Trump attacked Syria, a needed, yet unconstitutional, move.
Bashar al-Assad is a monster. His atrocities have claimed hundreds of thousands of lives and displaced millions. He’s committed war-crimes, most notably multiple chemical gas attacks against Syrian rebels, resulting in hundreds of death and unimaginable agony for women, children, and all dissidents. Make no mistake: Assad belongs behind bars; regime change – democratization – is absolutely necessary. The despot must not remain.
American intervention has long been needed. Our failure to act over the course of four years has condemned too many to suffering or death. It’s allowed Russia to assert itself into the region to support the autocratic regime, nominally in the name of fighting ISIS, but actually fighting Syrian rebels. We need to act, but, as a nation of laws, we must only do so with respect to domestic and international law/
Trump’s surprise airstrikes that followed a dramatic policy shift, overturning in just 48 hours beliefs he held since 2013, are illegal. They find no justification in domestic or international law. Let’s break it down.
Congress, not the president, has the power to declare war. Such a constitutional design emerged from the Founders’ brilliant separation of powers. There are, of course, exceptions to this general rule: The president “is bound” to respond to any attack on the country regardless of congressional approval for such actions. But the true extent of the president’s unilateral authority remains hotly contested with constitutional purists giving the president little war-making leeway while some analysts declare that to preserve national security and promote national security interests, the president has broad powers to commit military strikes without receiving explicit approval from Congress.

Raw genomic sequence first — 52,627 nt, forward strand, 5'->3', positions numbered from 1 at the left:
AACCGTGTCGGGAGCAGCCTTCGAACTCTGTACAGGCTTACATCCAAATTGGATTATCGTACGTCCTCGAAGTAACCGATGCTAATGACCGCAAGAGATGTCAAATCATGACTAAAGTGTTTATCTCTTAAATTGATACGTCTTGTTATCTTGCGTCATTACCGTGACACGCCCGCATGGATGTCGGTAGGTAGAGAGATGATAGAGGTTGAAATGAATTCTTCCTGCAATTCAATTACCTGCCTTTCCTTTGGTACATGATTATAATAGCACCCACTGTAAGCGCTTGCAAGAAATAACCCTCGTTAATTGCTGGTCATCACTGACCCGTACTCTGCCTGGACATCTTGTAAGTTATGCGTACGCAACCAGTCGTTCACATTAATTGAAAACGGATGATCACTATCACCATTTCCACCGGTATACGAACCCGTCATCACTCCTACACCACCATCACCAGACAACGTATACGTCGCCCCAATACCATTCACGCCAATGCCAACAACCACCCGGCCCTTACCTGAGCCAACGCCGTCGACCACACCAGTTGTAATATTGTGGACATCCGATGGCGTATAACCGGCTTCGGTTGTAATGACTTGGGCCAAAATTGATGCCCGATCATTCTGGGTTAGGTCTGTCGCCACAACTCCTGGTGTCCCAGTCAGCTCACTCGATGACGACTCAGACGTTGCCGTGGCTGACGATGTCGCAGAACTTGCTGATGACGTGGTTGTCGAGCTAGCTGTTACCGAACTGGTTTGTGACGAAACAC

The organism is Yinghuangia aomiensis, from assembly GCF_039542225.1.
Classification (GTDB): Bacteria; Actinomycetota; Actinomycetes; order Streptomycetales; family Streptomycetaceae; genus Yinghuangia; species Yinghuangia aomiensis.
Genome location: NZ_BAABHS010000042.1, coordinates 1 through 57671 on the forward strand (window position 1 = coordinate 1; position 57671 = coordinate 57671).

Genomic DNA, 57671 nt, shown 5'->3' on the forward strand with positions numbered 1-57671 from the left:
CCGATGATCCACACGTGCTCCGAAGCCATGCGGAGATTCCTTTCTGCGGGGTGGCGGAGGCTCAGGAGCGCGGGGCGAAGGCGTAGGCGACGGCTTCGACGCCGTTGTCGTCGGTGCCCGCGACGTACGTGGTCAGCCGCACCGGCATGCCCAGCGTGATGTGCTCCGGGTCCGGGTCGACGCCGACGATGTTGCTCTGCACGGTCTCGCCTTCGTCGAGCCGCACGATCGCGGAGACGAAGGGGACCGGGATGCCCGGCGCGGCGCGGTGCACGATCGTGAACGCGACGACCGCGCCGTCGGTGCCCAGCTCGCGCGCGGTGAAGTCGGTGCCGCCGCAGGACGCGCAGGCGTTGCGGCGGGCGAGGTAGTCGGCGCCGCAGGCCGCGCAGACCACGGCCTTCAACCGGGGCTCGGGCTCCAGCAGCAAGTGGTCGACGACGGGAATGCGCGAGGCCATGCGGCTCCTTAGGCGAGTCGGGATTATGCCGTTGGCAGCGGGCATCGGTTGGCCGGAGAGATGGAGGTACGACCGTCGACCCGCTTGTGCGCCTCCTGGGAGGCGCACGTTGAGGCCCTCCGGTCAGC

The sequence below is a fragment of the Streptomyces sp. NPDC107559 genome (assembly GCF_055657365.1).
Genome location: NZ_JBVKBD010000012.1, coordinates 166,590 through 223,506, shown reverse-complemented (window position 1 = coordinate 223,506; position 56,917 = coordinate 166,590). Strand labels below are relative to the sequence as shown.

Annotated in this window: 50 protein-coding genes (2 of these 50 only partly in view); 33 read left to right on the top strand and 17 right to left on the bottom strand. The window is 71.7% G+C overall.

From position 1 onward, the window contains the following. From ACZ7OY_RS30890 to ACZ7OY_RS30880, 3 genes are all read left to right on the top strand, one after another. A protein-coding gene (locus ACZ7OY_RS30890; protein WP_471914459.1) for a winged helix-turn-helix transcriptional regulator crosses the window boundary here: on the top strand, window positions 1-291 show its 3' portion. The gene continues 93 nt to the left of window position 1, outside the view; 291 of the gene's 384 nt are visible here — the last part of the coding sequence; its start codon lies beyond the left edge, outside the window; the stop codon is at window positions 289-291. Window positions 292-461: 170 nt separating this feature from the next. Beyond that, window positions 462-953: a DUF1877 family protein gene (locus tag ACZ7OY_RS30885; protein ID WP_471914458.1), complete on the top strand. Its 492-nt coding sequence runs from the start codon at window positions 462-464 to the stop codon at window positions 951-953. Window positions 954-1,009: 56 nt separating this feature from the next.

The Supreme Court has not fully grappled with or solved this difficult balancing act. That said, Justice Robert Jackson’s concurrence in Youngstown Sheet & Tube Co. v. Sawyer guides constitutional and jurisprudential thinking on the subject. He divides executive power into three categories:
- Full congressional approval. “When the President acts pursuant to an express or implied authorization of Congress, his authority is at its maximum, for it includes all that he possesses in his own right plus all that Congress can delegate.”
- When Congress has been silent. “When the President acts in absence of either a congressional grant or denial of authority, he can only rely upon his own independent powers, but there is a zone of twilight in which he and Congress may have concurrent authority, or in which its distribution is uncertain.”